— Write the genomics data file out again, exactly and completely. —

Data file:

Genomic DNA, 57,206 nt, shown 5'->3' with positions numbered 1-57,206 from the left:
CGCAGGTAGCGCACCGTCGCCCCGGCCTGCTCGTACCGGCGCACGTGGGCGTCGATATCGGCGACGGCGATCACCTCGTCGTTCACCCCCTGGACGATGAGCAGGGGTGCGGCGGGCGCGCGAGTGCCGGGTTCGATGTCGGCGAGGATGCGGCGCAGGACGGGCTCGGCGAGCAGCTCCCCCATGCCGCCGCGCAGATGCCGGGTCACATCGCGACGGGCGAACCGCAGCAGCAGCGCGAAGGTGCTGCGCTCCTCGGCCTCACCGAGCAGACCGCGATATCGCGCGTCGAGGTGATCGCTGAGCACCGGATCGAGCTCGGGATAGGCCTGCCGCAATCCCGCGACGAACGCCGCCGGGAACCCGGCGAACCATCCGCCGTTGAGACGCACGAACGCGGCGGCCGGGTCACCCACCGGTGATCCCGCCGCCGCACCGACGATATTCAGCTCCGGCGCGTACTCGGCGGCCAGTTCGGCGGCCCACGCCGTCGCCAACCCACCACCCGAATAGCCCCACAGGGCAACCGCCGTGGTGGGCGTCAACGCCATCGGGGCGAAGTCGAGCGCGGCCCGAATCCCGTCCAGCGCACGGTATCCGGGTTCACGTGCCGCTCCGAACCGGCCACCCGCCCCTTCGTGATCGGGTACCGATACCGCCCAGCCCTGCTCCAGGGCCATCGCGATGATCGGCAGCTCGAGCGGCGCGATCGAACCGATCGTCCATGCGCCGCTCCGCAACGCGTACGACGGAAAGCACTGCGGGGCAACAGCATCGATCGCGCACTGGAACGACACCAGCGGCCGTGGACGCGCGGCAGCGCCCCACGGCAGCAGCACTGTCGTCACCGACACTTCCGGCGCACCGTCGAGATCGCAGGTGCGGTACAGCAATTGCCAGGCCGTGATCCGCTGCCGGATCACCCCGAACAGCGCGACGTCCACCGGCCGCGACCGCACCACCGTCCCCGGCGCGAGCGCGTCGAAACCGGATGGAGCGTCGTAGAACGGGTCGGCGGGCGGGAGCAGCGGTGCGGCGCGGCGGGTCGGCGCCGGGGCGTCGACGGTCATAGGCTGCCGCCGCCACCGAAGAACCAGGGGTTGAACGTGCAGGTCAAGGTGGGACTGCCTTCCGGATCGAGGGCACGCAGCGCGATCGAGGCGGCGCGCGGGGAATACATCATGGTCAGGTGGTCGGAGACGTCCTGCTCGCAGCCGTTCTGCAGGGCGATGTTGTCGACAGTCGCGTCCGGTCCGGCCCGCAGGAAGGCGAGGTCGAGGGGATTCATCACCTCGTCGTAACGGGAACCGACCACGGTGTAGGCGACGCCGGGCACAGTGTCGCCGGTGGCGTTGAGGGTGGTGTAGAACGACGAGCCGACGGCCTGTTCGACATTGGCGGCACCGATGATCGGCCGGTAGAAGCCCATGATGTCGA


Genomic DNA, 57,206 nt, shown 5'->3' with positions numbered 1-57,206 from the left:
CGCAGGTAGCGCACCGTCGCCCCGGCCTGCTCGTACCGGCGCACGTGGGCGTCGATATCGGCGACGGCGATCACCTCGTCGTTCACCCCCTGGACGATGAGCAGGGGTGCGGCGGGCGCGCGAGTGCCGGGTTCGATGTCGGCGAGGATGCGGCGCAGGACGGGCTCGGCGAGCAGCTCCCCCATGCCGCCGCGCAGATGCCGGGTCACATCGCGACGGGCGAACCGCAGCAGCAGCGCGAAGGTGCTGCGCTCCTCGGCCTCACCGAGCAGACCGCGATATCGCGCGTCGAGGTGATCGCTGAGCACCGGATCGAGCTCGGGATAGGCCTGCCGCAATCCCGCGACGAACGCCGCCGGGAACCCGGCGAACCATCCGCCGTTGAGACGCACGAACGCGGCGGCCGGGTCACCCACCGGTGATCCCGCCGCCGCACCGACGATATTCAGCTCCGGCGCGTACTCGGCGGCCAGTTCGGCGGCCCACGCCGTCGCCAACCCACCACCCGAATAGCCCCACAGGGCAACCGCCGTGGTGGGCGTCAACGCCATCGGGGCGAAGTCGAGCGCGGCCCGAATCCCGTCCAGCGCACGGTATCCGGGTTCACGTGCCGCTCCGAACCGGCCACCCGCCCCTTCGTGATCGGGTACCGATACCGCCCAGCCCTGCTCCAGGGCCATCGCGATGATCGGCAGCTCGAGCGGCGCGATCGAACCGATCGTCCATGCGCCGCTCCGCAACGCGTACGACGGAAAGCACTGCGGGGCAACAGCATCGATCGCGCACTGGAACGACACCAGCGGCCGTGGACGCGCGGCAGCGCCCCACGGCAGCAGCACTGTCGTCACCGACACTTCCGGCGCACCGTCGAGATCGCAGGTGCGGTACAGCAATTGCCAGGCCGTGATCCGCTGCCGGATCACCCCGAACAGCGCGACGTCCACCGGCCGCGACCGCACCACCGTCCCCGGCGCGAGCGCGTCGAAACCGGATGGAGCGTCGTAGAACGGGTCGGCGGGCGGGAGCAGCGGTGCGGCGCGGCGGGTCGGCGCCGGGGCGTCGACGGTCATAGGCTGCCGCCGCCACCGAAGAACCAGGGGTTGAACGTGCAGGTCAAGGTGGGACTGCCTTCCGGATCGAGGGCACGCAGCGCGATCGAGGCGGCGCGCGGGGAATACATCATGGTCAGGTGGTCGGAGACGTCCTGCTCGCAGCCGTTCTGCAGGGCGATGTTGTCGACAGTCGCGTCCGGTCCGGCCCGCAGGAAGGCGAGGTCGAGGGGATTCATCACCTCGTCGTAACGGGAACCGACCACGGTGTAGGCGACGCCGGGCACAGTGTCGCCGGTGGCGTTGAGGGTGGTGTAGAACGACGAGCCGACGGCCTGTTCGACATTGGCGGCACCGATGATCGGCCGGTAGAAGCCCATGATGTCGA